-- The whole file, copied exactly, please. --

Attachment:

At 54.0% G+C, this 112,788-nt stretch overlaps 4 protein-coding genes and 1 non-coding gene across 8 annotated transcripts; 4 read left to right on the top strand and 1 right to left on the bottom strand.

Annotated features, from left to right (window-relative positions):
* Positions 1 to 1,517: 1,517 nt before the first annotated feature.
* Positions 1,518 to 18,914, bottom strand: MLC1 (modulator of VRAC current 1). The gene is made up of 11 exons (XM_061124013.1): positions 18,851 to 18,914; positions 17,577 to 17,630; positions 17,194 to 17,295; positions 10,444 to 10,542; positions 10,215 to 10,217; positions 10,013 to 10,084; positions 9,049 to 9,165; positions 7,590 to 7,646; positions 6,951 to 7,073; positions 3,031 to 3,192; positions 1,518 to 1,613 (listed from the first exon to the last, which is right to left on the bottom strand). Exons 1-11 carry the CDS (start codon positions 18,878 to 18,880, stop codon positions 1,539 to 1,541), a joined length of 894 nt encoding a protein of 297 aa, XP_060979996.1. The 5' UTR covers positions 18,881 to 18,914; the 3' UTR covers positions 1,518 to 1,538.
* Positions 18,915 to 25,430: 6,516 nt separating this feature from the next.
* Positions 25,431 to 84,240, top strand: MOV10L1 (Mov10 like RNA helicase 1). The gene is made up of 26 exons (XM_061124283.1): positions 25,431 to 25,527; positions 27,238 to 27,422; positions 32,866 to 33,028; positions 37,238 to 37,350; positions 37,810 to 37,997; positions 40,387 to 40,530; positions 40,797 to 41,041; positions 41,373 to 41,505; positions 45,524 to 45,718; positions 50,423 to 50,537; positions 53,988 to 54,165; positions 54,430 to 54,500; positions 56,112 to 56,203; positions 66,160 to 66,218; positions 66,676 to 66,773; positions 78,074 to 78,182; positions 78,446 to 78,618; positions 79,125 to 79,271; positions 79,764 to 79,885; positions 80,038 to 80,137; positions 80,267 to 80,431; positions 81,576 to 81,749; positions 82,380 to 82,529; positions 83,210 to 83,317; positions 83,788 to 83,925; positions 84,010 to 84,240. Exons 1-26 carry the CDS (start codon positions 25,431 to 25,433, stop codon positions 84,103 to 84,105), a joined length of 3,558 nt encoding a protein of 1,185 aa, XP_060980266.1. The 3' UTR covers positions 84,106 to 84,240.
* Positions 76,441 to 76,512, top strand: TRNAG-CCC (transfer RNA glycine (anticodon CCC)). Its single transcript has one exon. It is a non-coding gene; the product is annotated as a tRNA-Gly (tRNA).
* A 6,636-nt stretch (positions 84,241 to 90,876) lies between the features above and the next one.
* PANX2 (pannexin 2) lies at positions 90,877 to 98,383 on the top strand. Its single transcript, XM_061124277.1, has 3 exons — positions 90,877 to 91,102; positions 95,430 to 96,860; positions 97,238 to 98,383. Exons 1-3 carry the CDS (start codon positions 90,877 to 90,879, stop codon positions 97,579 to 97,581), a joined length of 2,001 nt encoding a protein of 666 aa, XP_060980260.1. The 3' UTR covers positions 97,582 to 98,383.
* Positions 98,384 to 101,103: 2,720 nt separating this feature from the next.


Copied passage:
At 54.0% G+C, this 112,788-nt stretch overlaps 4 protein-coding genes and 1 non-coding gene across 8 annotated transcripts; 4 read left to right on the top strand and 1 right to left on the bottom strand.

Annotated features, from left to right (window-relative positions):
* Positions 1 to 1,517: 1,517 nt before the first annotated feature.
* Positions 1,518 to 18,914, bottom strand: MLC1 (modulator of VRAC current 1). The gene is made up of 11 exons (XM_061124013.1): positions 18,851 to 18,914; positions 17,577 to 17,630; positions 17,194 to 17,295; positions 10,444 to 10,542; positions 10,215 to 10,217; positions 10,013 to 10,084; positions 9,049 to 9,165; positions 7,590 to 7,646; positions 6,951 to 7,073; positions 3,031 to 3,192; positions 1,518 to 1,613 (listed from the first exon to the last, which is right to left on the bottom strand). Exons 1-11 carry the CDS (start codon positions 18,878 to 18,880, stop codon positions 1,539 to 1,541), a joined length of 894 nt encoding a protein of 297 aa, XP_060979996.1. The 5' UTR covers positions 18,881 to 18,914; the 3' UTR covers positions 1,518 to 1,538.
* Positions 18,915 to 25,430: 6,516 nt separating this feature from the next.
* Positions 25,431 to 84,240, top strand: MOV10L1 (Mov10 like RNA helicase 1). The gene is made up of 26 exons (XM_061124283.1): positions 25,431 to 25,527; positions 27,238 to 27,422; positions 32,866 to 33,028; positions 37,238 to 37,350; positions 37,810 to 37,997; positions 40,387 to 40,530; positions 40,797 to 41,041; positions 41,373 to 41,505; positions 45,524 to 45,718; positions 50,423 to 50,537; positions 53,988 to 54,165; positions 54,430 to 54,500; positions 56,112 to 56,203; positions 66,160 to 66,218; positions 66,676 to 66,773; positions 78,074 to 78,182; positions 78,446 to 78,618; positions 79,125 to 79,271; positions 79,764 to 79,885; positions 80,038 to 80,137; positions 80,267 to 80,431; positions 81,576 to 81,749; positions 82,380 to 82,529; positions 83,210 to 83,317; positions 83,788 to 83,925; positions 84,010 to 84,240. Exons 1-26 carry the CDS (start codon positions 25,431 to 25,433, stop codon positions 84,103 to 84,105), a joined length of 3,558 nt encoding a protein of 1,185 aa, XP_060980266.1. The 3' UTR covers positions 84,106 to 84,240.
* Positions 76,441 to 76,512, top strand: TRNAG-CCC (transfer RNA glycine (anticodon CCC)). Its single transcript has one exon. It is a non-coding gene; the product is annotated as a tRNA-Gly (tRNA).
* A 6,636-nt stretch (positions 84,241 to 90,876) lies between the features above and the next one.
* PANX2 (pannexin 2) lies at positions 90,877 to 98,383 on the top strand. Its single transcript, XM_061124277.1, has 3 exons — positions 90,877 to 91,102; positions 95,430 to 96,860; positions 97,238 to 98,383. Exons 1-3 carry the CDS (start codon positions 90,877 to 90,879, stop codon positions 97,579 to 97,581), a joined length of 2,001 nt encoding a protein of 666 aa, XP_060980260.1. The 3' UTR covers positions 97,582 to 98,383.
* Positions 98,384 to 101,103: 2,720 nt separating this feature from the next.